By Emmanuel Ugwu
Executive thuggery in Nigeria has entered a phase. Departing from the conventional use of drugged miscreants and crude weapons, state governors are embracing the innovation of mechanized bullying. They now deploy bulldozers to the addresses of their real and imagined enemies.
The demolition of the 800 million naira Music House Ibadan, a crown jewel that also houses the thriving radio outfit, Fresh FM, by Governor Abiola Ajimobi, is part of an emergent culture of intolerant politics.
The official rationale that the Music House was erected in violation of town planning regulations is a mere excuse to justify the malicious demolition. The real reason why Ajimobi destroyed the Music House was that its owner had refused that it serve as the echoing medium of government propaganda. Ajimobi himself previously confessed that his aides had advised him to move against the station because it was transmitting inconvenient truths.
With this inexplicable demolition of a radio house, Ajimobi has cemented his notoriety for exaggerated interpretation of the powers of the governor and his contempt for free speech.
Last year, a group of LAUTECH students went to the governor’s office to protest against their eight months-long idleness on account of the protracted strike of the institution’s lecturers. They meant to dramatize the need for Ajimobi to intervene in the industrial dispute and facilitate the re-opening of the school for academic activities. He took the demonstration personally and talked down on the students like a snobbish emperor.
He told the students that they were an unruly and uncouth mob. They had not deigned to prostrate and tender their request respectfully to him, the ‘’constituted authority of Oyo State’’. He said they were ranting as if an eight month long closure of the university was unprecedented in the annals of Nigerian history.
Ajimobi views the powers of the governor as a tool to be used in service of his private whims. He is driven by the congenital impulse to destroy anything and anybody that he deems unfriendly. His resort to the bulldozer illustrates the architecture of his thought processes. His mental reflex is to fantasize about the collapse of anybody he considers a rival. His use of a bulldozer to destroy Music House represents an image of his dream capacity for destruction. He would have loved to be able to turn himself into bulldozer so that he would easily destroy his putative enemies by himself.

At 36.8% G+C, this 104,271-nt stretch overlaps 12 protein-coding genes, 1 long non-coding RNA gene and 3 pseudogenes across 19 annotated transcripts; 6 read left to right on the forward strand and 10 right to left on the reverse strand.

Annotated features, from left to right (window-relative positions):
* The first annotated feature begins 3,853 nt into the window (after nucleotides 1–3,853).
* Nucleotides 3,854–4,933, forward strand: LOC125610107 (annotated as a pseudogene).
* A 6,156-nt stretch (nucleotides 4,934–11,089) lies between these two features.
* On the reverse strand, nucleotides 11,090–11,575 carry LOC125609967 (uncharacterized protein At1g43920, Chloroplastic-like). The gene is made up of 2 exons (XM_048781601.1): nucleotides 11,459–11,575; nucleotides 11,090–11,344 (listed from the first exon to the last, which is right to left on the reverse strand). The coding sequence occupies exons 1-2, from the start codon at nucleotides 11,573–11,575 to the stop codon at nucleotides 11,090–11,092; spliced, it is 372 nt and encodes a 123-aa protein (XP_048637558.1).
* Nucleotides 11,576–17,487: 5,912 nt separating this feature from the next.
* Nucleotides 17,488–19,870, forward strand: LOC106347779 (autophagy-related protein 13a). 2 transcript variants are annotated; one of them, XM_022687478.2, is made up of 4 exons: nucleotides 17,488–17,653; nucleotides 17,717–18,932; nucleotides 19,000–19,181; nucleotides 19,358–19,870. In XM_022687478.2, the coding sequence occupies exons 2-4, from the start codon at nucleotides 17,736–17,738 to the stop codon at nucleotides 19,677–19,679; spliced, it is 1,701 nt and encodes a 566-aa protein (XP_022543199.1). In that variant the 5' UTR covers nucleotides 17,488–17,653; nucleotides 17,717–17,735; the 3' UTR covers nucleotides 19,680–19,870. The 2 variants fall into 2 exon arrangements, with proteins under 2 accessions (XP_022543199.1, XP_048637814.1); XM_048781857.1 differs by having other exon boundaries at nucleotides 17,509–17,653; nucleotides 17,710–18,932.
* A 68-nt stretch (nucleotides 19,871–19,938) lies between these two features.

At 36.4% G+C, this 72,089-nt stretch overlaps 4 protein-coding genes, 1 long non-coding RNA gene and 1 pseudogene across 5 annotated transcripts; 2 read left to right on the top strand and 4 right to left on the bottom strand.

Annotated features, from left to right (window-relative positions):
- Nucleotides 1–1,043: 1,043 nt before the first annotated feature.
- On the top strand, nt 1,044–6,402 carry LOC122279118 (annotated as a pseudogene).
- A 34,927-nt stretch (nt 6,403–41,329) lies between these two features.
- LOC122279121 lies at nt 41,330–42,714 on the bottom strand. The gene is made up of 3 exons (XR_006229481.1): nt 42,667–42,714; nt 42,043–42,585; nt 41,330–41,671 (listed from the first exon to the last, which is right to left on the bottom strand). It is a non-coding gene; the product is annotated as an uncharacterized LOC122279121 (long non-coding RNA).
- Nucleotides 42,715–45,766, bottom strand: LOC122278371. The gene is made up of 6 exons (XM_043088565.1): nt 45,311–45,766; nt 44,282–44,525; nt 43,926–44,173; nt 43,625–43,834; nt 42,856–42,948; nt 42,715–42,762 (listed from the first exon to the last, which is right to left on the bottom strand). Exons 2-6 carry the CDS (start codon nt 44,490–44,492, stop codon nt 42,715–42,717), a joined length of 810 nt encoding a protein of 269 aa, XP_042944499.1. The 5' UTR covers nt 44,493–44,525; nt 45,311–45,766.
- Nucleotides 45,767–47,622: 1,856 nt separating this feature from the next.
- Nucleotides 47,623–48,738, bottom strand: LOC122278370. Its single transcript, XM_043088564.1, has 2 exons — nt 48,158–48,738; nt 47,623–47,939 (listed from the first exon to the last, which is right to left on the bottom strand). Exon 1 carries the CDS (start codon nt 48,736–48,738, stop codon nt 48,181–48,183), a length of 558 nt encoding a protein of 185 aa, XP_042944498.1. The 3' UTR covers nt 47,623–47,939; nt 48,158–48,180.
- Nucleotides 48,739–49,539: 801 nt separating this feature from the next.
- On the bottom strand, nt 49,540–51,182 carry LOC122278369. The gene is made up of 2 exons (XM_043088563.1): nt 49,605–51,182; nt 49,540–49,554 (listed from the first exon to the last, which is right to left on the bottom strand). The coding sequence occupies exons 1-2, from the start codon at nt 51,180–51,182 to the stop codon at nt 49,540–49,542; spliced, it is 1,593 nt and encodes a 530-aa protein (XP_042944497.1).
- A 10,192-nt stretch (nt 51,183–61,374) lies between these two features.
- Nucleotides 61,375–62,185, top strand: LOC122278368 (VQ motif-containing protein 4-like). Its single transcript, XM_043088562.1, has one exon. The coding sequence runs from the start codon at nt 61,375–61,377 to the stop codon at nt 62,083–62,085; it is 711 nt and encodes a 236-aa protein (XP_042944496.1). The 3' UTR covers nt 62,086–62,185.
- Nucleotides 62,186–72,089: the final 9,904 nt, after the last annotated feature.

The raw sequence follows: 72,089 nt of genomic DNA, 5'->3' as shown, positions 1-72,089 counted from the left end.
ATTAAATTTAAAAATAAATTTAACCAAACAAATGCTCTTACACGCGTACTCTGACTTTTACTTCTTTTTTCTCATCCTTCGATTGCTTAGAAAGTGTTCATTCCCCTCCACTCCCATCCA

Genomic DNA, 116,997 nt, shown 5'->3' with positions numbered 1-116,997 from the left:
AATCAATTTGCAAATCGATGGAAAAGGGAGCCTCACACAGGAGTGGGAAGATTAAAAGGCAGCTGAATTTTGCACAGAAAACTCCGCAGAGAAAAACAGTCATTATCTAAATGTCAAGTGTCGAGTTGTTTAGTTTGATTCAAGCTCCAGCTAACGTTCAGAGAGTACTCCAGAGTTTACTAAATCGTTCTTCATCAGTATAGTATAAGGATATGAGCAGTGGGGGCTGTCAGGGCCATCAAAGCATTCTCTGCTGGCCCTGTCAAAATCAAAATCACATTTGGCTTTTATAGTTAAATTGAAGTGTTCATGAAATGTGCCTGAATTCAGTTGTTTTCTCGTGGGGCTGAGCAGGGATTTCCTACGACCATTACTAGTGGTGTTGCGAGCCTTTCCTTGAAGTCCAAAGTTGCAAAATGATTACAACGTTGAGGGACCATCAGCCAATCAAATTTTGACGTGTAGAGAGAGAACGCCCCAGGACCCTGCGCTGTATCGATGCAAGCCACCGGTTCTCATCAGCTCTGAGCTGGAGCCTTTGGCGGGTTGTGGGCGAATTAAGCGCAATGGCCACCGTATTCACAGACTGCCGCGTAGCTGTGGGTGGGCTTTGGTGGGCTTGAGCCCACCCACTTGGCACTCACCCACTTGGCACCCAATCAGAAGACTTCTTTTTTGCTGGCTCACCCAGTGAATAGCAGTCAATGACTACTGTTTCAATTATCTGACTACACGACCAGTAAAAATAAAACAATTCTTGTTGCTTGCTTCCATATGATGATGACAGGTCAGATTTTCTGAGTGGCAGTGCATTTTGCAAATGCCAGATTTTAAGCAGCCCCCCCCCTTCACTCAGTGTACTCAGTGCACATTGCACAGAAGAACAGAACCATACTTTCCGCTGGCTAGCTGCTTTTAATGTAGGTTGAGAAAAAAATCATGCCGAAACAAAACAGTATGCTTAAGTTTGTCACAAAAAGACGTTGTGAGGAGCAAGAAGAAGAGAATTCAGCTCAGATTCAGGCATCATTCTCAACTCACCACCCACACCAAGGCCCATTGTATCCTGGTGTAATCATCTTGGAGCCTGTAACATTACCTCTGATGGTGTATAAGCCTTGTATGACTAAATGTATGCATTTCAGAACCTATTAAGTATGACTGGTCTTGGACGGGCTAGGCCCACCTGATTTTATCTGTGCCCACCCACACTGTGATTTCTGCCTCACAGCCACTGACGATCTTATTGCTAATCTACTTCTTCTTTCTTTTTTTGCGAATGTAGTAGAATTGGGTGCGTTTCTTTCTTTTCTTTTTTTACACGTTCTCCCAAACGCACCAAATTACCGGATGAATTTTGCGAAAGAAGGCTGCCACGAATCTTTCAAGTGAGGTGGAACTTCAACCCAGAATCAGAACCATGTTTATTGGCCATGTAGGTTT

The destruction of Yinka Ayefele’s Music House irks in a special way because the singer built it with his sweat and talent. He worked hard for years to earn the money that he invested in the building. He didn’t steal to build it. He had never held a public office in his life. Nor has he ever been charged for fraud.
Ajimobi felt threatened by Ayefele’s Fresh FM because the broadcasting outfit would not to lend itself to the governor’s control. The radio station was rising in credibility and popularity as it presented news and views with classical journalistic independence. It scared Ajimobi that the radio station might shape voters’ decision in this election year.
The increasing attacks on journalists and journalism have a native context in the politicians’ attempt to dictate the narrative and corner favourable coverage in the run-up to the general elections. The media is powerful. The politicians are struggling to wrest power from the media so that the electorate won’t have an alternative to their single story.
The growing intolerance for free speech and press freedom by state actors should worry every sentient lover of democracy in Nigeria. It’s a bad omen that political bullies are having a field day at the expense of civil liberties. They are redrawing the borders of human rights as it were their preserve to define the permissible limits.
The global journalism watchdog, Reporters Without Borders, counts Nigeria as a country where journalism practice is under intense threat. In 2018, Nigeria ranked 119 out of 180 on its World Press Freedom Index. The organization remarked that ‘’In Nigeria, it is difficult to cover stories involving politics, terrorism, and financial embezzlement by the powerful. Journalists are often threatened, subjected to physical violence, or denied access to information by government officials…’’
The demolition of Music House bears witness that state governors are malevolent harassers of the press.
About the author: Emmanuel Ugwu writes from firstname.lastname@example.org